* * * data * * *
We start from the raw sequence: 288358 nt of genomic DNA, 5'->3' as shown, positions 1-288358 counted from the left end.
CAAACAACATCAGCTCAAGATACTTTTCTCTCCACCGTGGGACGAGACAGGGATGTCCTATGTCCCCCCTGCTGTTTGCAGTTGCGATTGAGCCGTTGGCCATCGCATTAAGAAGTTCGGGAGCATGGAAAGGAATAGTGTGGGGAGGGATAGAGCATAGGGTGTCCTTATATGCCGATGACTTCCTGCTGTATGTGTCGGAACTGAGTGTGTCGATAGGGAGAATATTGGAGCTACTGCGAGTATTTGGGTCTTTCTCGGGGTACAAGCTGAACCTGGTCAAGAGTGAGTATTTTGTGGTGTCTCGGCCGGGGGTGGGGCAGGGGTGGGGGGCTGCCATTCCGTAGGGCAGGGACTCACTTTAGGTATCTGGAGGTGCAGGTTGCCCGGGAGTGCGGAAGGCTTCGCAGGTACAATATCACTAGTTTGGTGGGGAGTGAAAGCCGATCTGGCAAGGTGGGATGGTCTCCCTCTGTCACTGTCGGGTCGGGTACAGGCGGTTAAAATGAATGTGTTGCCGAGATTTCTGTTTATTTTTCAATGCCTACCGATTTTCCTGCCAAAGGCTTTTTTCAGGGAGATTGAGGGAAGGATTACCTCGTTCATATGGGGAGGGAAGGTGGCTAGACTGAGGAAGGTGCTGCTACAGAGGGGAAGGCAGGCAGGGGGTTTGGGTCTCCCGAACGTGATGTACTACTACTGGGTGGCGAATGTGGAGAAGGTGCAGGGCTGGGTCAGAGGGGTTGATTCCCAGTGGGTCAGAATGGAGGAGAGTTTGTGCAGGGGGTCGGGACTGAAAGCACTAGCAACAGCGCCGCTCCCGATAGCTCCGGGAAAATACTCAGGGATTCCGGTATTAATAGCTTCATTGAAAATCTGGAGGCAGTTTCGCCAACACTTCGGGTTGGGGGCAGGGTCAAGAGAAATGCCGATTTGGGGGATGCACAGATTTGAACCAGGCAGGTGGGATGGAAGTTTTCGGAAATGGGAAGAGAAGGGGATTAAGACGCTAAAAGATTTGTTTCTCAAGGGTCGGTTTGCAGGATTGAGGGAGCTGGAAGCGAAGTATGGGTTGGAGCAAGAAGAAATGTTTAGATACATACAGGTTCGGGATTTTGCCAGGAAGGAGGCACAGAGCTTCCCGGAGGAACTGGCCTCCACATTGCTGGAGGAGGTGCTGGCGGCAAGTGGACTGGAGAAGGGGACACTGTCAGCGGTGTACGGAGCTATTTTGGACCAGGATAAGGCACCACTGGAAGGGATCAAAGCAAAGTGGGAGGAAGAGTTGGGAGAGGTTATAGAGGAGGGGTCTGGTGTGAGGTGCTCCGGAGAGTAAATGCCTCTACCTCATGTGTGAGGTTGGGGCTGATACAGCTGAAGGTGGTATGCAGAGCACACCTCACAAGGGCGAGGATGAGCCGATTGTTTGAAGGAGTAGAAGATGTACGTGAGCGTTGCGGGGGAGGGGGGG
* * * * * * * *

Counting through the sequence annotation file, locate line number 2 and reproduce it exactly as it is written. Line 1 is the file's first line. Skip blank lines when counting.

CAAACAACATCAGCTCAAGATACTTTTCTCTCCACCGTGGGACGAGACAGGGATGTCCTATGTCCCCCCTGCTGTTTGCAGTTGCGATTGAGCCGTTGGCCATCGCATTAAGAAGTTCGGGAGCATGGAAAGGAATAGTGTGGGGAGGGATAGAGCATAGGGTGTCCTTATATGCCGATGACTTCCTGCTGTATGTGTCGGAACTGAGTGTGTCGATAGGGAGAATATTGGAGCTACTGCGAGTATTTGGGTCTTTCTCGGGGTACAAGCTGAACCTGGTCAAGAGTGAGTATTTTGTGGTGTCTCGGCCGGGGGTGGGGCAGGGGTGGGGGGCTGCCATTCCGTAGGGCAGGGACTCACTTTAGGTATCTGGAGGTGCAGGTTGCCCGGGAGTGCGGAAGGCTTCGCAGGTACAATATCACTAGTTTGGTGGGGAGTGAAAGCCGATCTGGCAAGGTGGGATGGTCTCCCTCTGTCACTGTCGGGTCGGGTACAGGCGGTTAAAATGAATGTGTTGCCGAGATTTCTGTTTATTTTTCAATGCCTACCGATTTTCCTGCCAAAGGCTTTTTTCAGGGAGATTGAGGGAAGGATTACCTCGTTCATATGGGGAGGGAAGGTGGCTAGACTGAGGAAGGTGCTGCTACAGAGGGGAAGGCAGGCAGGGGGTTTGGGTCTCCCGAACGTGATGTACTACTACTGGGTGGCGAATGTGGAGAAGGTGCAGGGCTGGGTCAGAGGGGTTGATTCCCAGTGGGTCAGAATGGAGGAGAGTTTGTGCAGGGGGTCGGGACTGAAAGCACTAGCAACAGCGCCGCTCCCGATAGCTCCGGGAAAATACTCAGGGATTCCGGTATTAATAGCTTCATTGAAAATCTGGAGGCAGTTTCGCCAACACTTCGGGTTGGGGGCAGGGTCAAGAGAAATGCCGATTTGGGGGATGCACAGATTTGAACCAGGCAGGTGGGATGGAAGTTTTCGGAAATGGGAAGAGAAGGGGATTAAGACGCTAAAAGATTTGTTTCTCAAGGGTCGGTTTGCAGGATTGAGGGAGCTGGAAGCGAAGTATGGGTTGGAGCAAGAAGAAATGTTTAGATACATACAGGTTCGGGATTTTGCCAGGAAGGAGGCACAGAGCTTCCCGGAGGAACTGGCCTCCACATTGCTGGAGGAGGTGCTGGCGGCAAGTGGACTGGAGAAGGGGACACTGTCAGCGGTGTACGGAGCTATTTTGGACCAGGATAAGGCACCACTGGAAGGGATCAAAGCAAAGTGGGAGGAAGAGTTGGGAGAGGTTATAGAGGAGGGGTCTGGTGTGAGGTGCTCCGGAGAGTAAATGCCTCTACCTCATGTGTGAGGTTGGGGCTGATACAGCTGAAGGTGGTATGCAGAGCACACCTCACAAGGGCGAGGATGAGCCGATTGTTTGAAGGAGTAGAAGATGTACGTGAGCGTTGCGGGGGAGGGGGGG